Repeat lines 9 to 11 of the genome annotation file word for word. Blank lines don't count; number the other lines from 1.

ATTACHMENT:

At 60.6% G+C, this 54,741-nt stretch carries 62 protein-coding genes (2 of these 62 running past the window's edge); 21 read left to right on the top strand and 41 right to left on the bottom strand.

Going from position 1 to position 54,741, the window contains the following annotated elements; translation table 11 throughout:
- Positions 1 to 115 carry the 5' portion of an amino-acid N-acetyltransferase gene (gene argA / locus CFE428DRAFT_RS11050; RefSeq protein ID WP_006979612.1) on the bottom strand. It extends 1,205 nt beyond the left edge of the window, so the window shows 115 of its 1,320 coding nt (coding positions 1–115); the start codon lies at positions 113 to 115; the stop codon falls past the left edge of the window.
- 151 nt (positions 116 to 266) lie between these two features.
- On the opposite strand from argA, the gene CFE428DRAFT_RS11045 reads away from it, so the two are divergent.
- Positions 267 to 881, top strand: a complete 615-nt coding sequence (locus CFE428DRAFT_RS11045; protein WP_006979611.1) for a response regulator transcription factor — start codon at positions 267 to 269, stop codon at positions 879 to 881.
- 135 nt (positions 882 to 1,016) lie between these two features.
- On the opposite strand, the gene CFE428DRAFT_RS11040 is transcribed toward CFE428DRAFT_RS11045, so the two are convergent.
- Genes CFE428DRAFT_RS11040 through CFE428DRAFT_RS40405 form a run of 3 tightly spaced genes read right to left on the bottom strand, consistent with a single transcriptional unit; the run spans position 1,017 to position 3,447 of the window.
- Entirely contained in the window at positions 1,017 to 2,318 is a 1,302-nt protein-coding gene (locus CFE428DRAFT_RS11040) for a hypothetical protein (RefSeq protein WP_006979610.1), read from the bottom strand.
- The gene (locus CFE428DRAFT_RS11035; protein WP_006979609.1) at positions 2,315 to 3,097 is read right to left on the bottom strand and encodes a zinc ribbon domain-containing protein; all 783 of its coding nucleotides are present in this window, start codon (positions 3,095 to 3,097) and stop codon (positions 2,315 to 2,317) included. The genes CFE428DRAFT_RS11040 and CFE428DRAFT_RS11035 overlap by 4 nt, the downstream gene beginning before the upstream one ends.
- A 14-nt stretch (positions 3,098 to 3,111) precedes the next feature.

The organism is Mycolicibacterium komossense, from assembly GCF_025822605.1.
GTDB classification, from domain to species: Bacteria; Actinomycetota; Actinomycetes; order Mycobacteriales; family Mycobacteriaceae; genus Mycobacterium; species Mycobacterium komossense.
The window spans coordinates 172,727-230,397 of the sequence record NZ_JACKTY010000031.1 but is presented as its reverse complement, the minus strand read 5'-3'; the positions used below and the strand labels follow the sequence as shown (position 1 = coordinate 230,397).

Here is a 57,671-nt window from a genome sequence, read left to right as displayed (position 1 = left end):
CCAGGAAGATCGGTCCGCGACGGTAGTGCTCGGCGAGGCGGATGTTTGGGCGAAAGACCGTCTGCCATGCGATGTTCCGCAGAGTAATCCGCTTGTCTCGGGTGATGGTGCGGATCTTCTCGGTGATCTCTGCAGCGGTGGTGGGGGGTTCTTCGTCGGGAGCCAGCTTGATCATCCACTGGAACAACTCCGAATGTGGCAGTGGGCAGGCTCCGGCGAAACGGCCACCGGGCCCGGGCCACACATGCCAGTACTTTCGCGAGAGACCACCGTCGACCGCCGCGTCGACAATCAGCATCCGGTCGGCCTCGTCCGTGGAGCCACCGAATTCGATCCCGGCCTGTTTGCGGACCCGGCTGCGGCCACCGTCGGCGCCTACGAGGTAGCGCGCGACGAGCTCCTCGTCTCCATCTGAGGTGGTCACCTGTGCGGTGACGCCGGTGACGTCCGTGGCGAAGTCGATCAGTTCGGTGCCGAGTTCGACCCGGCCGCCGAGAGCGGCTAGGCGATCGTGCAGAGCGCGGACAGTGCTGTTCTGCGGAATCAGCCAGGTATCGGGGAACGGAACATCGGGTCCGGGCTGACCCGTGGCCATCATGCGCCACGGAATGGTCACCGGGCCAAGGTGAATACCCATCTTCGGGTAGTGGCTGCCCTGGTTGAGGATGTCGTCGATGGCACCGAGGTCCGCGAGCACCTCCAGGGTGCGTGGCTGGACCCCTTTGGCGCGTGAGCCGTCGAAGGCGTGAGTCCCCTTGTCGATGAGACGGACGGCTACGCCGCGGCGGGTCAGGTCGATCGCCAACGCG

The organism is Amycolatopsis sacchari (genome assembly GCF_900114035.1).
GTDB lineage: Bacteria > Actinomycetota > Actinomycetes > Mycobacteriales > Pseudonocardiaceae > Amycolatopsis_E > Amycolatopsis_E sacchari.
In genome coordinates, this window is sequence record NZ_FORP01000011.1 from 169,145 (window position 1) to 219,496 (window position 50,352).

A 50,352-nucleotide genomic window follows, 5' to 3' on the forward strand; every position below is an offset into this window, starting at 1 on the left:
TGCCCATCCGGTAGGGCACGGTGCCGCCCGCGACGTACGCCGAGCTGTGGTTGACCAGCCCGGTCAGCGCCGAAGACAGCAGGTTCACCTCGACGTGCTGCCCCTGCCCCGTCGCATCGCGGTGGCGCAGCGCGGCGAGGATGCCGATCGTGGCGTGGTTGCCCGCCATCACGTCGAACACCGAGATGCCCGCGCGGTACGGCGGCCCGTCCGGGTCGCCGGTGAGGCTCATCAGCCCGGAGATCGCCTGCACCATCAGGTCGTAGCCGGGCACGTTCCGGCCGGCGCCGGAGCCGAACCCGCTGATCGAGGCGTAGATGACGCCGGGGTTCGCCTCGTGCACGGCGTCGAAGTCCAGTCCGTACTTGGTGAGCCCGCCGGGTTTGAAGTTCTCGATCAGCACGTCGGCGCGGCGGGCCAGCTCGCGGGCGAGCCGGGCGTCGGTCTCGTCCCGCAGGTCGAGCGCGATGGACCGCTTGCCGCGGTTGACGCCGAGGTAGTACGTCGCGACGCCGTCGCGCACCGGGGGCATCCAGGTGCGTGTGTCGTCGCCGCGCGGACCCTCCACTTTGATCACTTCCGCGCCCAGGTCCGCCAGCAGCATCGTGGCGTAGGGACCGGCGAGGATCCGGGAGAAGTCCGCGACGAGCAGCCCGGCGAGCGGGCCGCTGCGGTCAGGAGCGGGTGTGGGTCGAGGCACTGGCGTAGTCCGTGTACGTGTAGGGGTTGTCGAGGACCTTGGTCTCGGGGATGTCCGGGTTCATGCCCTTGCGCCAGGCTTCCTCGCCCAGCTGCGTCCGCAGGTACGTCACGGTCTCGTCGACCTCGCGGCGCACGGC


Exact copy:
- Genes CFE428DRAFT_RS11040 through CFE428DRAFT_RS40405 form a run of 3 tightly spaced genes read right to left on the bottom strand, consistent with a single transcriptional unit; the run spans position 1,017 to position 3,447 of the window.
- Entirely contained in the window at positions 1,017 to 2,318 is a 1,302-nt protein-coding gene (locus CFE428DRAFT_RS11040) for a hypothetical protein (RefSeq protein WP_006979610.1), read from the bottom strand.
- The gene (locus CFE428DRAFT_RS11035; protein WP_006979609.1) at positions 2,315 to 3,097 is read right to left on the bottom strand and encodes a zinc ribbon domain-containing protein; all 783 of its coding nucleotides are present in this window, start codon (positions 3,095 to 3,097) and stop codon (positions 2,315 to 2,317) included. The genes CFE428DRAFT_RS11040 and CFE428DRAFT_RS11035 overlap by 4 nt, the downstream gene beginning before the upstream one ends.